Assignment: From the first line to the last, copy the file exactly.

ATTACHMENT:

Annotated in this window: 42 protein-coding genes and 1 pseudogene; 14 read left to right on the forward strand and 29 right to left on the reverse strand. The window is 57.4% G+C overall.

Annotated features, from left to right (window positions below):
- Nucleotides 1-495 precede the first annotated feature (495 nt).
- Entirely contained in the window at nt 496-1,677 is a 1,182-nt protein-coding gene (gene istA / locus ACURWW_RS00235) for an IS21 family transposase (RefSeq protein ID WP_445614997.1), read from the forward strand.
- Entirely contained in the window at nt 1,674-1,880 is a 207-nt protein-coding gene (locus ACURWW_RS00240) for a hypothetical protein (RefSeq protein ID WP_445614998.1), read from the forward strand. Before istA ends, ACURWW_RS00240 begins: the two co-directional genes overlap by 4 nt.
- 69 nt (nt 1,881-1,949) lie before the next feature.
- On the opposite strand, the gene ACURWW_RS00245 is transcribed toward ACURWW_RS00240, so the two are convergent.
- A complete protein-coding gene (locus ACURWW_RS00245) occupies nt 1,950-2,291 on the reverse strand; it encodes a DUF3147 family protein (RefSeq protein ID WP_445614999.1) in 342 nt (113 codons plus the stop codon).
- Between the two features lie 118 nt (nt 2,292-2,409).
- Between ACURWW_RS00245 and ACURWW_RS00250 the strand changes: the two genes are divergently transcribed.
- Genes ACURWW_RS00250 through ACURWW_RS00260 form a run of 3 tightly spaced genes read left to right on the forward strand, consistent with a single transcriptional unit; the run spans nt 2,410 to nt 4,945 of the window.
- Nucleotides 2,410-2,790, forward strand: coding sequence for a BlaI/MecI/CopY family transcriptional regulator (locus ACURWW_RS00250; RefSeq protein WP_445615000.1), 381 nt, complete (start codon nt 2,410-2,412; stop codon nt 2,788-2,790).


Annotated in this window: 42 protein-coding genes and 1 pseudogene; 14 read left to right on the forward strand and 29 right to left on the reverse strand. The window is 57.4% G+C overall.

Annotated features, from left to right (window positions below):
- Nucleotides 1-495 precede the first annotated feature (495 nt).
- Entirely contained in the window at nt 496-1,677 is a 1,182-nt protein-coding gene (gene istA / locus ACURWW_RS00235) for an IS21 family transposase (RefSeq protein ID WP_445614997.1), read from the forward strand.
- Entirely contained in the window at nt 1,674-1,880 is a 207-nt protein-coding gene (locus ACURWW_RS00240) for a hypothetical protein (RefSeq protein ID WP_445614998.1), read from the forward strand. Before istA ends, ACURWW_RS00240 begins: the two co-directional genes overlap by 4 nt.
- 69 nt (nt 1,881-1,949) lie before the next feature.
- On the opposite strand, the gene ACURWW_RS00245 is transcribed toward ACURWW_RS00240, so the two are convergent.
- A complete protein-coding gene (locus ACURWW_RS00245) occupies nt 1,950-2,291 on the reverse strand; it encodes a DUF3147 family protein (RefSeq protein ID WP_445614999.1) in 342 nt (113 codons plus the stop codon).
- Between the two features lie 118 nt (nt 2,292-2,409).
- Between ACURWW_RS00245 and ACURWW_RS00250 the strand changes: the two genes are divergently transcribed.
- Genes ACURWW_RS00250 through ACURWW_RS00260 form a run of 3 tightly spaced genes read left to right on the forward strand, consistent with a single transcriptional unit; the run spans nt 2,410 to nt 4,945 of the window.
- Nucleotides 2,410-2,790, forward strand: coding sequence for a BlaI/MecI/CopY family transcriptional regulator (locus ACURWW_RS00250; RefSeq protein WP_445615000.1), 381 nt, complete (start codon nt 2,410-2,412; stop codon nt 2,788-2,790).